Other people, other than myself, have commented that they are seeing bees dying & dead bees in our gardens. This scared me. We need our bees desperately. Can you tell me something about this problem??
Clatsop County Oregon
This is a complicated question. First, not all striped winged insects are bees. Second, Oregon has over 500 species of bees, so its hard to generalize. If you are able to send in a picture that will help us figure out what is going on.
Bees can die for a variety of reasons, many of them natural. Natural causes of death can increases as we head into late summer and early fall, as many adult bees near the end of their life cycle (apart from honey bees, the state's bees don't live in colonies that survive the winter, instead, the youngsters from this year are in a resting stage either in a twig or the ground).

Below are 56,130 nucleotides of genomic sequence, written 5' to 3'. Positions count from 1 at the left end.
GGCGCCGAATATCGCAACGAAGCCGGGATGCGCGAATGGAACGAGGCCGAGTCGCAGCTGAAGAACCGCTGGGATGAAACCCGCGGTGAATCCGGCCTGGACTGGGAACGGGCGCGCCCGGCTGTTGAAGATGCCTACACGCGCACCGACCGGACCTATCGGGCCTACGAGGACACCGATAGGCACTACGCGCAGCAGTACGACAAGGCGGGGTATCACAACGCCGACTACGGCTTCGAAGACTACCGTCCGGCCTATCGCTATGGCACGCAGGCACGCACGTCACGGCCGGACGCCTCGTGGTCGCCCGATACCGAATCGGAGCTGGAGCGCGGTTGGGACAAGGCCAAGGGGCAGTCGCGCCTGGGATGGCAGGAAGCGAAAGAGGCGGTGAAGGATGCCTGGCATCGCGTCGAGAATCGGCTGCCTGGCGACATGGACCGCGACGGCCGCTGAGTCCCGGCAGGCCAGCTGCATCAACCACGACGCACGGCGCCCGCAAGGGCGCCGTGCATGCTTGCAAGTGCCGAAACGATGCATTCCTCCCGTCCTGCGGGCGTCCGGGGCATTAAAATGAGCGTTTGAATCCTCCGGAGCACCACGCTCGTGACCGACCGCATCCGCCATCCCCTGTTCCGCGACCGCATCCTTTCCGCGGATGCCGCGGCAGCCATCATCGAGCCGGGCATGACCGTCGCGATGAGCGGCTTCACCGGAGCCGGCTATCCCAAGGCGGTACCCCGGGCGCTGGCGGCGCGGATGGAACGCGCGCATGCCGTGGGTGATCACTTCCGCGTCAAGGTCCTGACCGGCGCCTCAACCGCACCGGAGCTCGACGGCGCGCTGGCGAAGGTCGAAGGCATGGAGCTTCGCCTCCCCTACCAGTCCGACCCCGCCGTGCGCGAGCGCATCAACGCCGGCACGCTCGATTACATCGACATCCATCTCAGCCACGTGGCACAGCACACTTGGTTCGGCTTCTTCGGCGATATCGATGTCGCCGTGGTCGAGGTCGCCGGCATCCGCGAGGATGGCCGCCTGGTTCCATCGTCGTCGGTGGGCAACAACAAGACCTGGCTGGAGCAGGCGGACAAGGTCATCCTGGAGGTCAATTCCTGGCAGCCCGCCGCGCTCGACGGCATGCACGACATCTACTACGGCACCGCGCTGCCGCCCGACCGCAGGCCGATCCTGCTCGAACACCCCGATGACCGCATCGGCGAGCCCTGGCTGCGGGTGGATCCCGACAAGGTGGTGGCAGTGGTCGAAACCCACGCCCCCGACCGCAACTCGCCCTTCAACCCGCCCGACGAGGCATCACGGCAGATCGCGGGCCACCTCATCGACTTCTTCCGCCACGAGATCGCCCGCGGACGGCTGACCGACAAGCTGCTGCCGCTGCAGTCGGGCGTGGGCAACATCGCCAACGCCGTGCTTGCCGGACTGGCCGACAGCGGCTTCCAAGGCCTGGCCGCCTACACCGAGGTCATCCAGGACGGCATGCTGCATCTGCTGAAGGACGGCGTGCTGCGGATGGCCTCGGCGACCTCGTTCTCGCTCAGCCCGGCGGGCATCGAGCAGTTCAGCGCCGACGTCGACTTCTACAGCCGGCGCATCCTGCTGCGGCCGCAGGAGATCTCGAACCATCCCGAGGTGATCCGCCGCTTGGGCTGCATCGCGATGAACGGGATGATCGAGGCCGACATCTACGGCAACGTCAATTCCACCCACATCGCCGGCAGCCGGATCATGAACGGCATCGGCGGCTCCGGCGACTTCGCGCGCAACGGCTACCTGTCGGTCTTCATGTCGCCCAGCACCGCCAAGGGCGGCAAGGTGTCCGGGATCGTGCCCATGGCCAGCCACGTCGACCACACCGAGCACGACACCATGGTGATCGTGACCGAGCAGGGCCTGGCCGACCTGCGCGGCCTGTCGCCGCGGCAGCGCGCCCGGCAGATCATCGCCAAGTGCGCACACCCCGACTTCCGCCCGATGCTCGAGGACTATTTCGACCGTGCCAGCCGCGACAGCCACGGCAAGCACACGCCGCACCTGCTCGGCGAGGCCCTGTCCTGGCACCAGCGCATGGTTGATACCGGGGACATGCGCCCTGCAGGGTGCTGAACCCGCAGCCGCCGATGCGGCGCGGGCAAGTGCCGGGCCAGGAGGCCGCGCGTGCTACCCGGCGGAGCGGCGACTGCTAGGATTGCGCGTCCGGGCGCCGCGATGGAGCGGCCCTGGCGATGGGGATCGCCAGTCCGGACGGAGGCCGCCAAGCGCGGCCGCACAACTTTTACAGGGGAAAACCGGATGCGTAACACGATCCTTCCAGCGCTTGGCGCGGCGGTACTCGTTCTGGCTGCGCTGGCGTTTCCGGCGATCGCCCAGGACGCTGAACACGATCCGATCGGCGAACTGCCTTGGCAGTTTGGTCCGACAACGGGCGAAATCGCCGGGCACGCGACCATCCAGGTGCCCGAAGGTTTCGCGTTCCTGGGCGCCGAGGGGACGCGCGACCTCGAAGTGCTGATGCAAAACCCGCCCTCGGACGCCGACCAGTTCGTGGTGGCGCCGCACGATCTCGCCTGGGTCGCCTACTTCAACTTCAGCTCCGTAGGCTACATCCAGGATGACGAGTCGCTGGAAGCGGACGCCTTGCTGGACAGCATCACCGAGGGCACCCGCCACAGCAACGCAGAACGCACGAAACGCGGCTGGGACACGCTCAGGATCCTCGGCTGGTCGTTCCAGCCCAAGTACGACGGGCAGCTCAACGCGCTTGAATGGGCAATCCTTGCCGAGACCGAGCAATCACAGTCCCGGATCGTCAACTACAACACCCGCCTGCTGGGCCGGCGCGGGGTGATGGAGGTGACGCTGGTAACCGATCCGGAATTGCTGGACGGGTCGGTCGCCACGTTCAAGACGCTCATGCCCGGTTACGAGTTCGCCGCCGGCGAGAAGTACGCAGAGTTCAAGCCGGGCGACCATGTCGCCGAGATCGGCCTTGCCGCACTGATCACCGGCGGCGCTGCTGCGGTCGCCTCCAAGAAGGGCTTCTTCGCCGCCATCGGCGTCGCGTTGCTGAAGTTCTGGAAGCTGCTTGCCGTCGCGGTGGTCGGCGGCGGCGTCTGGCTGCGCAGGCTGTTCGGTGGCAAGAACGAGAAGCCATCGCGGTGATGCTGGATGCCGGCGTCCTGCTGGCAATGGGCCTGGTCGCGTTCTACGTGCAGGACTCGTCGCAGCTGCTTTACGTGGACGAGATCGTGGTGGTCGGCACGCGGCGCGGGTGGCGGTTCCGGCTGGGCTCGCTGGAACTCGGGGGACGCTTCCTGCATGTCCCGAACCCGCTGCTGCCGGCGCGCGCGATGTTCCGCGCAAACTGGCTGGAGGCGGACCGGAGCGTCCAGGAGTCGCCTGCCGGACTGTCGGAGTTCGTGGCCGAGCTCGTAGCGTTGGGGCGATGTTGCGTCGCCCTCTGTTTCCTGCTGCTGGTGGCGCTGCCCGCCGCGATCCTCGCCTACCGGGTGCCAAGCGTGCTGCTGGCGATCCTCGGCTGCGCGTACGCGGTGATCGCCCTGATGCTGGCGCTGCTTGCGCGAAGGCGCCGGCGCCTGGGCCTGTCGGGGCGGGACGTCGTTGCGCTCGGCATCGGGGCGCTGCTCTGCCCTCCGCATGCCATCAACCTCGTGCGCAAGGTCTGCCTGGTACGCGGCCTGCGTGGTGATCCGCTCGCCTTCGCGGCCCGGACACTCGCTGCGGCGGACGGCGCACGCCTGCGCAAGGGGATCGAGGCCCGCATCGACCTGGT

Bees, can, however, die from improper use of insecticides. This typically looks like 5 or more bees dead in a clump. The bees will show sign of poisoning; some of the bees may still be twitching, rolling around on their backs and regurgitating nectar. If you suspect a bee poisoning you should contact the Oregon Department of Agriculture:
To learn more about the ODA's bee pesticide reporting system, listen to the following podcast: